Games are meant to be played, but ever since Space Invaders introduced the idea of narrative scenarios, the digital medium has recognized its potential for storytelling. Over time the writing has improved, better graphics have allowed for more interesting techniques, and every now and then a game pushed the boundaries of just how mature a story could be. By this point gaming is undeniably a storytelling medium, and we’ve experienced some incredible stories in our history of gaming.
I went over all the games that I have played myself and have felt connected so much so that when they ended, I felt sad. These narratives made me feel, made me think, and kept me glued to the screen until I reached the resolution. These games all told stories that only could be possible in a video game, as is evident by all the failed video game movie adaptations and if we want this medium to keep evolving, then this is the perfect time to celebrate them.
Assassin’s Creed 2
How often does a games story its actual, core narrative hold your attention for 25 hours? Assassins Creed 2, which tells the life-story of Ezio Auditore da Firenze, perhaps the fan favorite of the entire Assassin’s Creed series, is one of those rare games. It confidently introduces you to the cheeky Italian when hes a young man, scrapping in the street and climbing into his girlfriends bed via the balcony. Then it shatters his world, leaving you to rebuild and revenge over the course of a life, all within the beautiful surroundings of Renaissance Italy.
The fact that it takes place in a computer simulation (based on historical memory) adds a delicious extra layer to the plot, and provides handy background information on pretty much everything in the game. The sci-fi ending and hidden video leaves you with a simultaneous feeling of insignificance (the purpose of Ezio’s entire life was to deliver a single message) and awe at the potential for the series overarching plot. Which Ubisoft then over-complicate in subsequent games. Ho hum.
After taking gaming subject matter to new heights, game creator Ken Levines next title after BioShock had huge expectations, all of which BioShock Infinite was prepared to meet. The impossibly floating world of Columbia is a cutting critique on the perils of American exceptionalism, but Booker DeWitt is only after Elizabeth, the special girl he must abduct if he wants to be free of his debt. However, just as the Infinite in the title implies, the plot is far bigger than that.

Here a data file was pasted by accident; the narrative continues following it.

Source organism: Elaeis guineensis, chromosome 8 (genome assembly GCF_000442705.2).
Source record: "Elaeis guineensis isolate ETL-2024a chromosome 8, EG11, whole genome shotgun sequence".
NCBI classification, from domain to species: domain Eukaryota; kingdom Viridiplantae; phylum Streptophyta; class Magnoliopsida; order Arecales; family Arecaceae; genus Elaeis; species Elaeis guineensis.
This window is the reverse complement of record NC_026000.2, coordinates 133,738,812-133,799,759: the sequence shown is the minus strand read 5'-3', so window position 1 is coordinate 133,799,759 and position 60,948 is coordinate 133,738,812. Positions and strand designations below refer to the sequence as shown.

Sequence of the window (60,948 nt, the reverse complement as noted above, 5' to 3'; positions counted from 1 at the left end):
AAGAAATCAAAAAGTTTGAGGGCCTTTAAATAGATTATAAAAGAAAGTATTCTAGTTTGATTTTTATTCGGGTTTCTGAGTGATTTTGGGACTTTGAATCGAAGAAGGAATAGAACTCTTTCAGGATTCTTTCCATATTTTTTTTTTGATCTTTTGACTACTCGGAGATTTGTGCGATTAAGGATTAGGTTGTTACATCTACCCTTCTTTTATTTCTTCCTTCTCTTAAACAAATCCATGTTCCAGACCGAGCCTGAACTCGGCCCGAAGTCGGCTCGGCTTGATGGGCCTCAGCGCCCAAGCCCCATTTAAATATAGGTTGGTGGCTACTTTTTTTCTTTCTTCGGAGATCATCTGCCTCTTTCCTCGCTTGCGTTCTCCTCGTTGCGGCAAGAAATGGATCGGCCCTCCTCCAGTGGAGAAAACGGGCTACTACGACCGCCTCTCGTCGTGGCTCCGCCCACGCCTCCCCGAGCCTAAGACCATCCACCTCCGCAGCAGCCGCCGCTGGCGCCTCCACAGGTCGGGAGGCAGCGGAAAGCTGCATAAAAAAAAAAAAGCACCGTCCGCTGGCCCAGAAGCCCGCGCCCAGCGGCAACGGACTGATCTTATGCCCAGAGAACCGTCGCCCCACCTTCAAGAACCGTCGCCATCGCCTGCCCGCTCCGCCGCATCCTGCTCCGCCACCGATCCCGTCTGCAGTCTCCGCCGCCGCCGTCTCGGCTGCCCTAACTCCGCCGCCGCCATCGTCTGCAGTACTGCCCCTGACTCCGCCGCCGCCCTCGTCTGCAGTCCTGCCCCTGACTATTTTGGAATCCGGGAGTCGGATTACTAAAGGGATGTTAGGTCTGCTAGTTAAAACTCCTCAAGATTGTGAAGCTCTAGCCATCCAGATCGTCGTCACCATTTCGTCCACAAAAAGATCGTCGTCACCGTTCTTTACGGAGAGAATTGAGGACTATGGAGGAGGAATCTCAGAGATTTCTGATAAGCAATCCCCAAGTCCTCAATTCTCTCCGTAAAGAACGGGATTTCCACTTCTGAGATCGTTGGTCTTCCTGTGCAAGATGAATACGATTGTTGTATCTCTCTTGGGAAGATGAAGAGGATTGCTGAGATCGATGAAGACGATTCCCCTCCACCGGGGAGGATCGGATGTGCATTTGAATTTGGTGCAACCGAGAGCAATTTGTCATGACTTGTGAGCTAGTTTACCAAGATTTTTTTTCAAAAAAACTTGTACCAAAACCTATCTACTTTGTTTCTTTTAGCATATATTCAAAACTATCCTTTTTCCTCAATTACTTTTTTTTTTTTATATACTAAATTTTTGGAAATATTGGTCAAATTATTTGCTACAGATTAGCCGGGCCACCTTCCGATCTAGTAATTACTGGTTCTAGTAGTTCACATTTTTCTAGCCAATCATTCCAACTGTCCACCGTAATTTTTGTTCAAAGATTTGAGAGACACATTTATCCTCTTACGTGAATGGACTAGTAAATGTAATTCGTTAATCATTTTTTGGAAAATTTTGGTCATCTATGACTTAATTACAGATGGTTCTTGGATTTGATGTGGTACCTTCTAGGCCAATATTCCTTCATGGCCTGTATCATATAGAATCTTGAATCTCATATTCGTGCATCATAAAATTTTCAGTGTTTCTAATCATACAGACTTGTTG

Infinite approaches so many important subjects–racism, socialism, colonialism but in the end it all comes back the demons in Booker’s past. Like monstrous Songbird and the comical Lutece twins, Booker’s choices come back to haunt him again and again, but Elizabeth’s reality warping powers might finally give him the chance to make things right. BioShock was about choice, Infinite was about fate, and both gave us a lot to think about when they were over.
To The Moon
To the Moon proves that a game doesn’t need convincing voice acting, fancy polygons, and an orchestral score to make grown men cry. The score did help though, but the sad notes are a heartbreaking reminder of the tale about a dying man with one last wish: to go to the moon. The story follows two doctors who are trying to fulfill the Johnny’s wish using technology that creates artificial permanent memories. In order to do so, they need to hop through his memories and implant the desire to go to the moon in his childhood so that he creates a new life in his mind.
Along the way we learn about River, his now deceased wife, and it’s hard not to get teary-eyed when the doctors go through their happy memories together. Or, if you want to be sadder sooner, just listen to this. If this game doesn’t make you cry, I’m not sure if you have emotions. To the moon is also arriving for mobile devices soon.
Red Dead Redemption
Some of the greatest film Westerns deal with the death of the Old West, and Red Dead Redemption strikes gold exploring that subject. Protagonist John Marston is a man out of time. He wants a steady home life, but is pushed back into the saddle by government agents that hate his outlaw past. Marston has to hunt down his old posse of bandits, effectively killing off the last remnants of the era that defined him.